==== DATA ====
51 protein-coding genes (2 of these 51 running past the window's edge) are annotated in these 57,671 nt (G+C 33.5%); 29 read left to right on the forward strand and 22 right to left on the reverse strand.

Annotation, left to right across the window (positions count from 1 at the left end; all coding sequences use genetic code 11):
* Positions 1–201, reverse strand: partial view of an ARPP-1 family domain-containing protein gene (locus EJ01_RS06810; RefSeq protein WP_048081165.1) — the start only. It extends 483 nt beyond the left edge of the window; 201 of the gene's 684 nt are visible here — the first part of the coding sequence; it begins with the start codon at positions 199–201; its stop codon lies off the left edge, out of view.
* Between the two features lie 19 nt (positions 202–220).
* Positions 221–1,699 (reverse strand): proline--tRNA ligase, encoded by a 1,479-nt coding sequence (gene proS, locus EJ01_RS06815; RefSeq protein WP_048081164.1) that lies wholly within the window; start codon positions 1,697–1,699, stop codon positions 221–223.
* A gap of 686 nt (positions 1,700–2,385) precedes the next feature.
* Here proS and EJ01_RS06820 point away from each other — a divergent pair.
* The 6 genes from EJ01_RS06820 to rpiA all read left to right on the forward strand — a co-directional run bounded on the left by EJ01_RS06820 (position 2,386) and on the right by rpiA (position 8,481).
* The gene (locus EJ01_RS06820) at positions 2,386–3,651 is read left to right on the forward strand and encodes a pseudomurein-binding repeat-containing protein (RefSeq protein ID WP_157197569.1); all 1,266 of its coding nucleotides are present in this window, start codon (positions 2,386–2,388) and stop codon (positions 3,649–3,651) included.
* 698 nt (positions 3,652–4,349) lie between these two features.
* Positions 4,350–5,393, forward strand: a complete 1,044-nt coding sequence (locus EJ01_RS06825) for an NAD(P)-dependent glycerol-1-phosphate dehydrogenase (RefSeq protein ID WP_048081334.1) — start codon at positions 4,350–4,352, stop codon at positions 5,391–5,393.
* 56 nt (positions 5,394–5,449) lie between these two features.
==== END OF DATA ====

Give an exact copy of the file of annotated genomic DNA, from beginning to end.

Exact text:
51 protein-coding genes (2 of these 51 running past the window's edge) are annotated in these 57,671 nt (G+C 33.5%); 29 read left to right on the forward strand and 22 right to left on the reverse strand.

Annotation, left to right across the window (positions count from 1 at the left end; all coding sequences use genetic code 11):
* Positions 1–201, reverse strand: partial view of an ARPP-1 family domain-containing protein gene (locus EJ01_RS06810; RefSeq protein WP_048081165.1) — the start only. It extends 483 nt beyond the left edge of the window; 201 of the gene's 684 nt are visible here — the first part of the coding sequence; it begins with the start codon at positions 199–201; its stop codon lies off the left edge, out of view.
* Between the two features lie 19 nt (positions 202–220).
* Positions 221–1,699 (reverse strand): proline--tRNA ligase, encoded by a 1,479-nt coding sequence (gene proS, locus EJ01_RS06815; RefSeq protein WP_048081164.1) that lies wholly within the window; start codon positions 1,697–1,699, stop codon positions 221–223.
* A gap of 686 nt (positions 1,700–2,385) precedes the next feature.
* Here proS and EJ01_RS06820 point away from each other — a divergent pair.
* The 6 genes from EJ01_RS06820 to rpiA all read left to right on the forward strand — a co-directional run bounded on the left by EJ01_RS06820 (position 2,386) and on the right by rpiA (position 8,481).
* The gene (locus EJ01_RS06820) at positions 2,386–3,651 is read left to right on the forward strand and encodes a pseudomurein-binding repeat-containing protein (RefSeq protein ID WP_157197569.1); all 1,266 of its coding nucleotides are present in this window, start codon (positions 2,386–2,388) and stop codon (positions 3,649–3,651) included.
* 698 nt (positions 3,652–4,349) lie between these two features.
* Positions 4,350–5,393, forward strand: a complete 1,044-nt coding sequence (locus EJ01_RS06825) for an NAD(P)-dependent glycerol-1-phosphate dehydrogenase (RefSeq protein ID WP_048081334.1) — start codon at positions 4,350–4,352, stop codon at positions 5,391–5,393.
* 56 nt (positions 5,394–5,449) lie between these two features.